And that is pretty much what liberals always do when it comes to race. They invite everyone to a big, open-minded conversation, but the moment anyone disagrees with them, they shout “racist” and force the dissenters to figuratively don dunce caps and renounce their reactionary views. Then, when the furor dies down, they again offer up grave lamentations about the lack of “honest dialogue.” It’s a mixture of Kabuki dance and whack-a-mole.

The irony of the current brouhaha is that the roles are somewhat reversed. Conservatives are shouting “racist,” and liberals are scrambling to explain themselves.

I’m willing to concede, happily, that liberals aren’t cartoonish villains for believing that certain preferred minorities deserve special treatment under the law. Unfortunately, too many liberals are unwilling to offer the same courtesy in return.

So here’s an idea. Let’s assume both sides have a serious and well-intentioned perspective and talk it out. Now.

Also, Dick Cheney supports gay marriage. What’s going on?

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Sessions, Sotomayor, Racism, and an Anecdote

All kidding aside, Sessions appeared on Meet the Press yesterday with Senate Judiciary Committee Chairman Pat Leahy and was oddly unwilling to simply put into words whether he does or does not believe that Sonya Sotomayor is racist. Of course, the entire debate is 100% ridiculous and thus the mass participation on “is she/isn’t she” by both Republicans and Democrats is absurd, but it goes to a much deeper question that really has little to actually do with Judge Sotomayor. That is, how do we define racism in America today? Though seemingly academic in nature, the answer to this question has practical applications that go far beyond Senate Judiciary hearings.

An anecdote:

In my first semester of college, I participated in a freshman seminar called (some variation of) “Historical Memory and Slavery of the American South” taught by a young, but brilliant professor named Seth Rockman. Having literally just moved from my home in North Carolina to Providence, Rhode Island to attend one of the country’s most liberal universities, I was unsure how I would fare in a course meant to confront America’s Master Narrative head on.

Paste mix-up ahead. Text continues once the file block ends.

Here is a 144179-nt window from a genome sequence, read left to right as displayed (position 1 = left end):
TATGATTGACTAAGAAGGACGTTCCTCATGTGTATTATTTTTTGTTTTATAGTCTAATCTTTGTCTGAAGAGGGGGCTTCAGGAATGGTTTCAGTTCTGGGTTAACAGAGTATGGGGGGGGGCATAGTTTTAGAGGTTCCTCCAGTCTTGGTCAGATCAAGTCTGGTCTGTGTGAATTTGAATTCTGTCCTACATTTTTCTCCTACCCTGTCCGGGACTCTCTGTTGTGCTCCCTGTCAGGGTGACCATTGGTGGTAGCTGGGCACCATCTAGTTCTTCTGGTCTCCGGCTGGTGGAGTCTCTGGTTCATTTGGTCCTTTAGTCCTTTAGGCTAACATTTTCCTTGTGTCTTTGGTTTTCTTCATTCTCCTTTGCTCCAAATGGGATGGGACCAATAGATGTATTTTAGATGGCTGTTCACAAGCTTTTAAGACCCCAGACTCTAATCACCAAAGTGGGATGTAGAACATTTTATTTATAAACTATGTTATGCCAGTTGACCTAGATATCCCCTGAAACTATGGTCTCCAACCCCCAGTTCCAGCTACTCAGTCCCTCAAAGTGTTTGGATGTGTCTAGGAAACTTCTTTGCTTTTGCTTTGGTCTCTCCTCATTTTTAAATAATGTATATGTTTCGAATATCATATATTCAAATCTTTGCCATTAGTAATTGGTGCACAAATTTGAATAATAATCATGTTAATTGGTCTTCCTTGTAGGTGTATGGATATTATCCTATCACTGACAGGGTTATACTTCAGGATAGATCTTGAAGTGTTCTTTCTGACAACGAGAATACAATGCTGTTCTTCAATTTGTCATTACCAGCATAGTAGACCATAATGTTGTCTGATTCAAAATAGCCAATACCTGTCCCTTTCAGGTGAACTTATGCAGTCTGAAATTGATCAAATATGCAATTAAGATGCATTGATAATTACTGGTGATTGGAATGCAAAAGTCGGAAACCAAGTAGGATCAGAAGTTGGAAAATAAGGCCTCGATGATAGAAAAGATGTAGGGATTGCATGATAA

It was, for all intents and purposes, the worst academic showing of my life. I remember distinctly the first time that Professor Rockman explained to us that reverse-racism is an impossibility, according to his school of thought, as racism relies on a superficial power construct, ie what has been the inherent position of power held by the white community as opposed to communities of other ethnicities. The more powerful (in this case white men) cannot be marginalized through racism by the less powerful (everybody else, but in Rockman’s specific example African-Americans), because the entire racial construct was created by white men to explain the relationship between themselves and all of the “others.”*

At first, I was entirely unable to comprehend this concept in a way that kept me from being incredibly offended at the apparent inequality, but after weeks of argument I reconciled that perhaps the problem with so-called reverse-racism really is about the semantics. As in, when a white person says something offensive to a black person pertaining to their race it’s called racism, but if a black person says something racially offensive to a white person, though perhaps hurtful and unacceptable, it isn’t referred to as racism because calling it so ignores the inherent power dynamics that define what racism is. Words have certain meanings, and racism has a historically specific and significant one. 

It has been a few years since I took that class, and I’d like to think that my ideas and reasoning on the subject have matured and become more nuanced (I suspect that the Professor and I have much to agree upon now), but even as I was the lone student arguing for the possibility of reverse-racism (a concept I reject after much further study), I managed to learn an important lesson from Professor Rockman: the words we use, how we define things, and the version of history we choose to tell all matter

I hated Rockman back then. I thought he was too liberal, too empathetic, and too blind to reality. But he was right.

Oh, and if I ever run into Professor Rockman, I’ll have to inform him that after writing  a (not very good) paper for his seminar tearing apart William Styron’s Confessions of Nat Turner  for being the MOST AWFUL, RACIST tome ever, I proceeded to bookend my college career by writing my final senior year seminar paper for a Gordon Wood class (entitled “The Practice of History”) on the very same book. My conclusions four years later were starkly different.

* I have vastly oversimplified this point. There is much to be read on the subject.